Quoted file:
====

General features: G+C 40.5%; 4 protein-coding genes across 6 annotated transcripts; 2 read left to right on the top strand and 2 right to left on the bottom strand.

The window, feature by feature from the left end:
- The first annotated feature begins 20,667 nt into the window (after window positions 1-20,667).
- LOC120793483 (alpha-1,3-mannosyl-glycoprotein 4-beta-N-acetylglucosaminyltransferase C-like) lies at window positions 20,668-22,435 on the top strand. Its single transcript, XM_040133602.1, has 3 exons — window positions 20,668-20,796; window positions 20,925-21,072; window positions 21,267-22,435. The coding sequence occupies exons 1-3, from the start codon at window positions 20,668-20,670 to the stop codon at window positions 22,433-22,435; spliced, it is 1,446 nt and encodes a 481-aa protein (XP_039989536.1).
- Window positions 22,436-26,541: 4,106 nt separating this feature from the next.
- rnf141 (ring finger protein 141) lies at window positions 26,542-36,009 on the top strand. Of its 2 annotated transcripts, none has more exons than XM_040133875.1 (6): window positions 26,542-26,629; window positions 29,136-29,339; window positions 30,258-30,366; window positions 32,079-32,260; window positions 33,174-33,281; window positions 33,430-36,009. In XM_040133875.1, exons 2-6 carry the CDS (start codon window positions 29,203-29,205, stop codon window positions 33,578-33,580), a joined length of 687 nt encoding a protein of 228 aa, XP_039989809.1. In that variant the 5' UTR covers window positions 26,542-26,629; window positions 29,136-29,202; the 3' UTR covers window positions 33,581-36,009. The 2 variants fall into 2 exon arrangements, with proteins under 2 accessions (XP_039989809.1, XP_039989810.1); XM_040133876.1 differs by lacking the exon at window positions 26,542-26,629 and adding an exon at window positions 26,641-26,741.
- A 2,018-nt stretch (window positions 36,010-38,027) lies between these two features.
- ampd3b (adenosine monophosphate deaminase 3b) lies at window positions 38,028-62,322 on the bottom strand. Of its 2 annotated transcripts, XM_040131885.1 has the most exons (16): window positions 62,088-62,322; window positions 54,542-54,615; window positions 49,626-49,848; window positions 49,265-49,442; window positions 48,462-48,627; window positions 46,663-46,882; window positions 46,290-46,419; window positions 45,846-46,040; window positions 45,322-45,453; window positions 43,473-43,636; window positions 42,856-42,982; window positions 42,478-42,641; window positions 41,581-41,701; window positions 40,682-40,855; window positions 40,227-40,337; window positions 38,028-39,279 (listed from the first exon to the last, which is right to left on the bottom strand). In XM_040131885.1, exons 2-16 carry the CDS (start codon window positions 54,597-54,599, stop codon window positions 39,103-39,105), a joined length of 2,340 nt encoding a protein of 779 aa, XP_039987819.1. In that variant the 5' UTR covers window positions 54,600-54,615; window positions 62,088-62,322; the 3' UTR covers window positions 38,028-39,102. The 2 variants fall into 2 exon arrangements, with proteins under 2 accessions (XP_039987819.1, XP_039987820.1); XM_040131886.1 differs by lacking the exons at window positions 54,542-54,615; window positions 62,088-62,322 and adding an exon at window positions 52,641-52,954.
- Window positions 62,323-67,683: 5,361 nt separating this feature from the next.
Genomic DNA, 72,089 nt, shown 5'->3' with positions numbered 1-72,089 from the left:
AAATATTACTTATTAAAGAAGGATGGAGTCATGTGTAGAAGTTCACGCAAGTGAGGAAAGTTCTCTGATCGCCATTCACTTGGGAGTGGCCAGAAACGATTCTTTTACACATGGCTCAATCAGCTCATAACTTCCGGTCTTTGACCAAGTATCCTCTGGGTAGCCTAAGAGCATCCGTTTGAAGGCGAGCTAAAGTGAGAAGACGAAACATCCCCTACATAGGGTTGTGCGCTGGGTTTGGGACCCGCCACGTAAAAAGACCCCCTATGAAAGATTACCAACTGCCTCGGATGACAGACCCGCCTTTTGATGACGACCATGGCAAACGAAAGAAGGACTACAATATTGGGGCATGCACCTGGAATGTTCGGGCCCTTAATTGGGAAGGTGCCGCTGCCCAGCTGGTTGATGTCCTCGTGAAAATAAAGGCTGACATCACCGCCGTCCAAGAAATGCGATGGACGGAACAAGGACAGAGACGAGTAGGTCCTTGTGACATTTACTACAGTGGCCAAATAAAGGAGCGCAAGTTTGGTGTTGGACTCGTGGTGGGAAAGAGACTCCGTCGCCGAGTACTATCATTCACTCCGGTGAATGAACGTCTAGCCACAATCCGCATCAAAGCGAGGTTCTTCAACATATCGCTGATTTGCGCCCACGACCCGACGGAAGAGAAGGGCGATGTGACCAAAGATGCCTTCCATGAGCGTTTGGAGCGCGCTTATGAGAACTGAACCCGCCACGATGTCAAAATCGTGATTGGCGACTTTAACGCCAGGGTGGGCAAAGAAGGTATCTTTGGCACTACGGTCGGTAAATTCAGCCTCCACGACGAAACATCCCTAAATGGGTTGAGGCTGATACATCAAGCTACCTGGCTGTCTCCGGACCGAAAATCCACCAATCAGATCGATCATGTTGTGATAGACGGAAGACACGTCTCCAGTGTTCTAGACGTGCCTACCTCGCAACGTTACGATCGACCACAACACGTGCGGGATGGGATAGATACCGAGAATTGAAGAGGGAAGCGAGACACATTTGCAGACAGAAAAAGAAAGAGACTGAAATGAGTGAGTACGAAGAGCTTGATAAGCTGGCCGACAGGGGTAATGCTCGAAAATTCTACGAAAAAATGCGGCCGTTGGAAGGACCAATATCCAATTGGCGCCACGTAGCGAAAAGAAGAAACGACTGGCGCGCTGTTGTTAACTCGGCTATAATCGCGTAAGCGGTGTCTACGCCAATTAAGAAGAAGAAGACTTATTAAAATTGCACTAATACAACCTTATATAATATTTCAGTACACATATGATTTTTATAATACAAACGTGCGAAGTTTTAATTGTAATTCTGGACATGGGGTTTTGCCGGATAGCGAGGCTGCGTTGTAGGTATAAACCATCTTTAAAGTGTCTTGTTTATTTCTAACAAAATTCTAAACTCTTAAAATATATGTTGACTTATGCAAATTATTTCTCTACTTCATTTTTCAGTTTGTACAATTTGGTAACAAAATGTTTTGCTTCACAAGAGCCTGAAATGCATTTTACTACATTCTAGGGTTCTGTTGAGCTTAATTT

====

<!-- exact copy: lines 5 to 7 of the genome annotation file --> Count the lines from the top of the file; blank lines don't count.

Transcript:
- Window positions 22,436-26,541: 4,106 nt separating this feature from the next.
- rnf141 (ring finger protein 141) lies at window positions 26,542-36,009 on the top strand. Of its 2 annotated transcripts, none has more exons than XM_040133875.1 (6): window positions 26,542-26,629; window positions 29,136-29,339; window positions 30,258-30,366; window positions 32,079-32,260; window positions 33,174-33,281; window positions 33,430-36,009. In XM_040133875.1, exons 2-6 carry the CDS (start codon window positions 29,203-29,205, stop codon window positions 33,578-33,580), a joined length of 687 nt encoding a protein of 228 aa, XP_039989809.1. In that variant the 5' UTR covers window positions 26,542-26,629; window positions 29,136-29,202; the 3' UTR covers window positions 33,581-36,009. The 2 variants fall into 2 exon arrangements, with proteins under 2 accessions (XP_039989809.1, XP_039989810.1); XM_040133876.1 differs by lacking the exon at window positions 26,542-26,629 and adding an exon at window positions 26,641-26,741.
- A 2,018-nt stretch (window positions 36,010-38,027) lies between these two features.